In the latest chapter of the West Bromwich Albion fans vs. ownership saga, it has recently been brought to light that there could be a significant amount of Chinese state control of the club.
Chinese investment in English football is under the spotlight again as West Brom fans have revealed what they think the club’s ownership structure really looks like. The revelations indicate that there could be an alarming level of Communist Party of China (CPC) control at the top of club.
Last week via their website, the fan protest group Action4Albion shared an incredibly complex diagram of how they believe 68% of the club’s ownership is constructed. The vast network is based on extensive research by The Liquidator Podcast that dates back to November 2020. It indicates that chairman Lai Guochuan owns a far smaller stake in the club than was initially believed.
In total, there are 74 apparent shell companies within the ownership structure (navy blue in the above diagram), but they all stem back to 10 key bodies (in pink above) who have overall control at the Championship club, one of which is the Chinese state. The government itself ultimately appears to own approximately 26% of the club — 22% is effectively owned through the CPC, making it the majority shareholder, and 4% through local governments in Shanghai and Henan.
The other major stakeholders named by the group are individuals Li Piyue (who owns 12%), Wang Qin (9.85%), Liu Lan (9.85%), Wu Guichang (1%) and Che Jinaxing (0.67%), as well as the Overseas Chinese Banking Corporation Ltd., which seemingly owns 9.5%.
A number of West Brom fans own 12% of the club they support through Shareholders For Albion, and it is presumed that Lai owns the remaining 20% despite being regularly touted as the majority owner.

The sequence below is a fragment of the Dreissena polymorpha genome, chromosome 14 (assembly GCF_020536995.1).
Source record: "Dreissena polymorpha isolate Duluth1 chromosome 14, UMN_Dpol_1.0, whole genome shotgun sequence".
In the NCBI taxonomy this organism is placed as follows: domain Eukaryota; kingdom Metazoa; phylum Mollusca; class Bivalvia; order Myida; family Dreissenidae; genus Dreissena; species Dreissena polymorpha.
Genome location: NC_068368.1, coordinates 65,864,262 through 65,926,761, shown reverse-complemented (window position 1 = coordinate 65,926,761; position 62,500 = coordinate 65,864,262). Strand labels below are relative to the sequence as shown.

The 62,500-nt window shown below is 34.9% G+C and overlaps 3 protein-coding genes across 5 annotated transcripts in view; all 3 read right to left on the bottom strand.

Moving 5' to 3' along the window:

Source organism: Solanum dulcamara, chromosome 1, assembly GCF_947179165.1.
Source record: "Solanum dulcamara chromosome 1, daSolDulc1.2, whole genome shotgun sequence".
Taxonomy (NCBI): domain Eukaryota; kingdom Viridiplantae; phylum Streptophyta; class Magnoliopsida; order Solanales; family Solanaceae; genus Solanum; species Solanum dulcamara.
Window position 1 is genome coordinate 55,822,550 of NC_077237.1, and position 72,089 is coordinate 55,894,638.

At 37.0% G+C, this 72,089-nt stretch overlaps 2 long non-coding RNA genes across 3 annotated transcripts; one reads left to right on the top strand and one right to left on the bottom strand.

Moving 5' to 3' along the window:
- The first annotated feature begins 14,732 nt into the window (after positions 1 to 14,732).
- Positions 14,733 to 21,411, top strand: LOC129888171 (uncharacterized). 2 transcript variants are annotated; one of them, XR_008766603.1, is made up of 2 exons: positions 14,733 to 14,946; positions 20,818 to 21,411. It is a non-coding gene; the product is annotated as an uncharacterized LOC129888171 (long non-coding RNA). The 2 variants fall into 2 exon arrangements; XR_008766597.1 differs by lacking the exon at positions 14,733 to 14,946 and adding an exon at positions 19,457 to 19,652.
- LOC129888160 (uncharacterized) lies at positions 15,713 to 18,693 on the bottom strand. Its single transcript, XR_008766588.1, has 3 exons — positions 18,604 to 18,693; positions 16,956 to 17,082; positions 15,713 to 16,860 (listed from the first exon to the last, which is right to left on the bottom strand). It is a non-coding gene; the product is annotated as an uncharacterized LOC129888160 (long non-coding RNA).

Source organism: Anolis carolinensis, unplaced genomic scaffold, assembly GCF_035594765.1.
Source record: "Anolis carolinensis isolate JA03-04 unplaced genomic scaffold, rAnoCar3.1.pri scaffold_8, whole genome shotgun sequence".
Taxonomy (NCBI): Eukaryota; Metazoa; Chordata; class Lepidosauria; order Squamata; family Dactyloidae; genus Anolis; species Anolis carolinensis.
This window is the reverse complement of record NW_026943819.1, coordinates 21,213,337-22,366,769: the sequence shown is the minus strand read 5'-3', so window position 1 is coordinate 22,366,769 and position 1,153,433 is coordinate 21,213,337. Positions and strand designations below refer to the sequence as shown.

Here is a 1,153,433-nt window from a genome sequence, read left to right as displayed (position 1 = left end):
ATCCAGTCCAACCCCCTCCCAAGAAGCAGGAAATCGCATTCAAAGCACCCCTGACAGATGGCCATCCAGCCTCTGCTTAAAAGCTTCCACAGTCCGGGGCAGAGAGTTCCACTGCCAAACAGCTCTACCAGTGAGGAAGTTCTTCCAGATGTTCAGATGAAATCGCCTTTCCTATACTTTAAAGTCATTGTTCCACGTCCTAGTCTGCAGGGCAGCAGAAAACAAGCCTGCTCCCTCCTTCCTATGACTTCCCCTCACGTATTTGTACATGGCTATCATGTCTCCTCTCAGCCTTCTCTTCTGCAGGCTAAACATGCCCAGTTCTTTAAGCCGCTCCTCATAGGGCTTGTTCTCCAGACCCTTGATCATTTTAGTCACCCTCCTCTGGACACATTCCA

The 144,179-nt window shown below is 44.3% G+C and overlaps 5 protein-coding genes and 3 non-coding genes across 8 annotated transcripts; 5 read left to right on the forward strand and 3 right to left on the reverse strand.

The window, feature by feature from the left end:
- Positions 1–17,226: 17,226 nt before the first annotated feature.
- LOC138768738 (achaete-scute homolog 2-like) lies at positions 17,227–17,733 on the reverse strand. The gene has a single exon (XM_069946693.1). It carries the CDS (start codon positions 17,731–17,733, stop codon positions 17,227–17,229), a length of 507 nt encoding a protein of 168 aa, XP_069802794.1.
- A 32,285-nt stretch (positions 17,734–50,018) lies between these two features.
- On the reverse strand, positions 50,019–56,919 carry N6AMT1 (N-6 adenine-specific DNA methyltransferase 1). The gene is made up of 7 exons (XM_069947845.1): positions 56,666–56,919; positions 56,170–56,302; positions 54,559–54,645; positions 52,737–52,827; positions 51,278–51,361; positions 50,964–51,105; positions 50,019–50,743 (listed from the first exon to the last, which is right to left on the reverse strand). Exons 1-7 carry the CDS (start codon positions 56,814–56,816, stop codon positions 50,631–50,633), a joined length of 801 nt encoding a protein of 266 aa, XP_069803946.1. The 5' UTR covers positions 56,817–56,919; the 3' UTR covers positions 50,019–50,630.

The revelations come a matter of weeks after the club’s fans were denied answers to questions they posed to club CEO Xu Ke, known as Ken, despite several assurances that he would address them. Ken had informed fans who owned shares in the club that he would not engage with them on an individual basis, but promised to communicate via a committee fronted by Shareholders For Albion chairman Leigh Kent.
As agreed, the committee compiled a dossier containing 38 concerns they wanted addressed, only for the director to go back on his word. High on the list were requests for clarity regarding the club’s finances and the whereabouts of a £20 million loan the club had been forced to take out to cover operational costs due to cashflow problems.
Given Lai’s consistent habit of withdrawing funds from the club, they were particularly concerned that the money may not be where it was supposed to be, in the club’s bank account.
Shareholders For Albion, along with the vast majority of Baggies fans, were furious that this loan was needed at all because throughout 2021, Lai withdrew £7 million from the club (£5 million cash and £2 million in a loan guaranteed against shares). These were justified at the time as “COVID relief loans” for his China-based businesses Wisdom Smart.
Lai has subsequently failed to meet three repayment deadlines for the money.
In its March accounts, the club effectively wrote the £5 million cash loan off, angering fans further. Lai has also failed to settle a separate debt of approximately £5 million, which he took on from the previous ownership.
This brings the amount of money owed to the club very close to the £20 million mark, the amount the club was forced to take out in loans.